Who should be treated?
It is important to understand that not every patient with Dupuytren's nodules will experience contracture. Seegenschmiedt et al. abstract compared patients treated with radiotherapy (21 and 30 Gy) and an untreated control group with an average follow-up of 8 years. In that period the extension deficit increased for 35% of the patients in the untreated group and in 7% (21 Gy) and 4% (30 Gy), respectively, in the treated groups. But that also means that over 8 years of observation 2/3 of the untreated patients experienced no increase of their extension deficit. People who develop initial signs of Dupuytren's at the age of 70 or later will often not need treatment at all. Prevalence considerations indicate that the percentage of people with symptoms of Dupuytren disease who never need any kind of treatment, maybe even be higher, up to 85%.
Clear guidelines for who should be treated by radiotherapy and who not are still missing. Treatment by radiotherapy probably makes sense for patients with aggressive Dupuytren's where RT can slow down or halt disease progression and who otherwise would have to face later surgery or frequent minimally invasive treatments. The aggressiveness of Dupuytren's disease may depend on several factors, one of them being age. Patients with a dormant disease or low probability for recurrence might get along well with a "wait and see" strategy. As radiotherapy of Dupuytren and Ledderhose disease often also relieves pain, patients suffering from painful disease might also be potential candidates for radiotherapy.
Additional detailed consideration and information on radiotherapy (specifically at a Hamburg clinic) are provided by a patient (Alastair Cook) on dupuytrensradiotherapy.
Radiation therapy - how does it work?
Dupuytren's disease and Ledderhose disease start with fibrous tissue in form of nodules that, specifically in its initial stage, is biologically very active ("proliferative"). Like in wound healing this tissue maturates (building cords for Dupuytren's) and eventually contracts (actively or passively fixing a contraction). The initial proliferating stage is most suitable for radiotherapy. Radiotherapy seems to be able to affect the development of the involved fibroblast and myofibroblast cells (in other terms the involved growth factors) and reduce their growth rate. There is indication that this is achieved by affecting the development paths of the myofibroblast cells. As the growth of a nodule is the net effect of building new cells and of removing dead cells, the slowing down of the growth of new cells can result in shrinking and softening of the nodule. - While there is a variety of publications on the macroscopic results of radiotherapy of Dupuytren's, the understanding of the radiobiological proccesses is still a matter of basic research. For more details please refer to "Introduction to radiation biology when treating hyperproliferative benign diseases" link , or literature (section 220.127.116.11. of "Radiotherapy for Non-Malignant Disorders", and the Degro 07 paper by Blaese and Rodemann).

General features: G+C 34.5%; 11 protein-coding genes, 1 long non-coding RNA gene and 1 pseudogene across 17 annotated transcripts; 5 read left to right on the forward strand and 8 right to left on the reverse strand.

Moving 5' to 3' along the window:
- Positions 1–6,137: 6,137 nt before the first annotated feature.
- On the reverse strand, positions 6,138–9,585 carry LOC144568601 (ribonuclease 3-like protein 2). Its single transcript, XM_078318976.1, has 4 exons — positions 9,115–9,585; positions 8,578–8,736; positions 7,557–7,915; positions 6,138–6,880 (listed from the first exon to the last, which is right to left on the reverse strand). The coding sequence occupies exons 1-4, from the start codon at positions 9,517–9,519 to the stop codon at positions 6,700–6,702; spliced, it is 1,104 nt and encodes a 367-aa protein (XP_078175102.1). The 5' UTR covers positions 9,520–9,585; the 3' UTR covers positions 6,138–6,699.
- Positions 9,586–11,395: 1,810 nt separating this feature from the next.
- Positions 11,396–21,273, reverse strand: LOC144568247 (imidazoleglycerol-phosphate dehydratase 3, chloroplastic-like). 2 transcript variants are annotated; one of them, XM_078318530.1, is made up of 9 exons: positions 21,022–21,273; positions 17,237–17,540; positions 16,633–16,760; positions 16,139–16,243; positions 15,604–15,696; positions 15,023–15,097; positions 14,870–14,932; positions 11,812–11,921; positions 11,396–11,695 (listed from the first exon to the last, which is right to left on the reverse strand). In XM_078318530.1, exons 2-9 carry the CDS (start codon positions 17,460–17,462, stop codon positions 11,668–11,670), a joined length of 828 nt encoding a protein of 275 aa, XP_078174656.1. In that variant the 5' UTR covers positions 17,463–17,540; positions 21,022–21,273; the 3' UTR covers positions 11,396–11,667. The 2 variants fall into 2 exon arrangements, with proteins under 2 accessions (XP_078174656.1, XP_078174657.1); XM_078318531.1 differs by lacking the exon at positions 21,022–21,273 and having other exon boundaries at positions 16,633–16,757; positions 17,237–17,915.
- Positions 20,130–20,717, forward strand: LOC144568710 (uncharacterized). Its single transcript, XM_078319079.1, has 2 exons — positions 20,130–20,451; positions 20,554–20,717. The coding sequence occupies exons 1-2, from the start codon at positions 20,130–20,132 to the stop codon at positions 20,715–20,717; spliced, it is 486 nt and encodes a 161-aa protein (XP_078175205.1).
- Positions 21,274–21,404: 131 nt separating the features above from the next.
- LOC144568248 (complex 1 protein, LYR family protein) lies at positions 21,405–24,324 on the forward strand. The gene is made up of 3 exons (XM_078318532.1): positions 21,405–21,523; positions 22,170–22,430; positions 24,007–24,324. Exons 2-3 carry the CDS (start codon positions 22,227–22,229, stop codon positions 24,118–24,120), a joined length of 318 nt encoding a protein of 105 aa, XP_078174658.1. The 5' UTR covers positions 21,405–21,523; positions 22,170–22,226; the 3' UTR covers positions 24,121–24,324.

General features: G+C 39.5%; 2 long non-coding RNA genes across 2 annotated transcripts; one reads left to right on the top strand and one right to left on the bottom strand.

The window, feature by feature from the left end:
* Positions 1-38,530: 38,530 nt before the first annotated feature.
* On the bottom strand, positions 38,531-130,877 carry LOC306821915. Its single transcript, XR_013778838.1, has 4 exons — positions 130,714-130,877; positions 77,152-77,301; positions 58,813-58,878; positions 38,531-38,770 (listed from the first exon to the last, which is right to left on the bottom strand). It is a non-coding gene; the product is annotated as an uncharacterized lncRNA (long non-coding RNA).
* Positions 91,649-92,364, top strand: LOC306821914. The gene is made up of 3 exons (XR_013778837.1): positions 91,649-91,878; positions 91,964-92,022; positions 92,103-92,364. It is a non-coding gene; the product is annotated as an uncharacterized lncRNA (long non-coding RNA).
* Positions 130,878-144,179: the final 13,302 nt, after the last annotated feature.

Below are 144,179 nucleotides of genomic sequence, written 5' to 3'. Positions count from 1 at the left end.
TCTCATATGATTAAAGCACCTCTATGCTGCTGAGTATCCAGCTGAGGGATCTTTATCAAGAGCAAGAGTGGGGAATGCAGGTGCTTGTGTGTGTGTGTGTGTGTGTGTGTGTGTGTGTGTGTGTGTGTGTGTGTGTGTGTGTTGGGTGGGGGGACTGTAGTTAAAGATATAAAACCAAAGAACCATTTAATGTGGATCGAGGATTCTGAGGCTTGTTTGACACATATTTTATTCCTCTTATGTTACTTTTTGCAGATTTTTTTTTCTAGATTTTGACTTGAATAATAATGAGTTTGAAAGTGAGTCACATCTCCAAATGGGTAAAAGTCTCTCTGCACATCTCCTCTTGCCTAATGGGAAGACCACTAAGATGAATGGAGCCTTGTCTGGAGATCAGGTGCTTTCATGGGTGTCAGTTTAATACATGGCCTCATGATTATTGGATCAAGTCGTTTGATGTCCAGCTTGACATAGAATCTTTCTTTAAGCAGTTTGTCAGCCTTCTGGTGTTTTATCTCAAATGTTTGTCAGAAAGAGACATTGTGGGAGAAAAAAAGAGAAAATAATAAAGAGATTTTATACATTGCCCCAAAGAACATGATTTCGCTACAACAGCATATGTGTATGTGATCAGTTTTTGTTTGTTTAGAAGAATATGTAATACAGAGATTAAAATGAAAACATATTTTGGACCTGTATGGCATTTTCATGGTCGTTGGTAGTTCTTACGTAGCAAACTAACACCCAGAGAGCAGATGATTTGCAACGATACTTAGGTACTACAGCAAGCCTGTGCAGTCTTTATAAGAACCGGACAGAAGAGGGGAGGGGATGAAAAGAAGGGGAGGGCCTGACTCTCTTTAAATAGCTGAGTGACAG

Further questions and answers
Questions by patients have been discussed in our forum and you might find below answers interesting (mostly by Prof. Heinrich Seegenschmiedt from Essen, Germany).
Radiotherapy of Ledderhose disease
Above comments apply for Ledderhose accordingly. Because Ledderhose shows less cords but mostly larger nodules, radiation therapy is applied to those larger nodules as well. Below is an example of an x-ray treatment showing how lead shielding is applied for limiting the radiated area (shielding of electron beams is more difficult, therefore typically the whole area is radiated). Below pictures were provided by Dr. Herkströter of Städtische Kliniken Frankfurt.
Marking of nodule (dotted, center) and to be radiated area prior to treatment.
Protecting the surrounding area with a lead shield prior to x-ray treatment.
Treatment position. X-ray equipment applied.
(pictures provided by Städtische Kliniken Frankfurt/M.-Höchst)
Example of treatment results, provided by a patient:
Before radiotherapy the nodule or nodules extend over a large area of the arch.
After radiotherapy the nodule is not gone but reduced in size.
Patient's comment: "I'm really satisfied about my condition nowadays. Even the walking difficulties and pain got much better."
Page last modified: 03/25/2019